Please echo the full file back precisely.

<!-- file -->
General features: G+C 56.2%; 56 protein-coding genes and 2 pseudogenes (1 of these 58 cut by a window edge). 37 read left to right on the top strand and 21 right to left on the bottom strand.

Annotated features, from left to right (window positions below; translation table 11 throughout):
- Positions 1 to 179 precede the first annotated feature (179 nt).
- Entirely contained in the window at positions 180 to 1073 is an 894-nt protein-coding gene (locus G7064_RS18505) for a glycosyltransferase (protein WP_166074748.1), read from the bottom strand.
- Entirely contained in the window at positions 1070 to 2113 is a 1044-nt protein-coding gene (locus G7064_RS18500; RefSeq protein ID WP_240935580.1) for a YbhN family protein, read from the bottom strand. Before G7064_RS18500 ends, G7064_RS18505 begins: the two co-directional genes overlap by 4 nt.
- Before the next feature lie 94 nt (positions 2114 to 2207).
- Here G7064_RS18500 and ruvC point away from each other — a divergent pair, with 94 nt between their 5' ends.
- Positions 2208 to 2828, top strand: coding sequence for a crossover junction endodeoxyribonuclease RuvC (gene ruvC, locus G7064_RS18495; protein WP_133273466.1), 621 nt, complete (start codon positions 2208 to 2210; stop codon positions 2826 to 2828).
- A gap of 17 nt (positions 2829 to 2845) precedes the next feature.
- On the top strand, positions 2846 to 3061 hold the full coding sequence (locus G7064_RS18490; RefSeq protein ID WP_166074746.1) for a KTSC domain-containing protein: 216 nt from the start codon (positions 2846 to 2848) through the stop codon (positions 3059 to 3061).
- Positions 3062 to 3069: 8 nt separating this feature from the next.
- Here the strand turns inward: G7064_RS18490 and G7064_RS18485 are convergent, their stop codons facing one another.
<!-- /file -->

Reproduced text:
General features: G+C 56.2%; 56 protein-coding genes and 2 pseudogenes (1 of these 58 cut by a window edge). 37 read left to right on the top strand and 21 right to left on the bottom strand.

Annotated features, from left to right (window positions below; translation table 11 throughout):
- Positions 1 to 179 precede the first annotated feature (179 nt).
- Entirely contained in the window at positions 180 to 1073 is an 894-nt protein-coding gene (locus G7064_RS18505) for a glycosyltransferase (protein WP_166074748.1), read from the bottom strand.
- Entirely contained in the window at positions 1070 to 2113 is a 1044-nt protein-coding gene (locus G7064_RS18500; RefSeq protein ID WP_240935580.1) for a YbhN family protein, read from the bottom strand. Before G7064_RS18500 ends, G7064_RS18505 begins: the two co-directional genes overlap by 4 nt.
- Before the next feature lie 94 nt (positions 2114 to 2207).
- Here G7064_RS18500 and ruvC point away from each other — a divergent pair, with 94 nt between their 5' ends.
- Positions 2208 to 2828, top strand: coding sequence for a crossover junction endodeoxyribonuclease RuvC (gene ruvC, locus G7064_RS18495; protein WP_133273466.1), 621 nt, complete (start codon positions 2208 to 2210; stop codon positions 2826 to 2828).
- A gap of 17 nt (positions 2829 to 2845) precedes the next feature.
- On the top strand, positions 2846 to 3061 hold the full coding sequence (locus G7064_RS18490; RefSeq protein ID WP_166074746.1) for a KTSC domain-containing protein: 216 nt from the start codon (positions 2846 to 2848) through the stop codon (positions 3059 to 3061).
- Positions 3062 to 3069: 8 nt separating this feature from the next.
- Here the strand turns inward: G7064_RS18490 and G7064_RS18485 are convergent, their stop codons facing one another.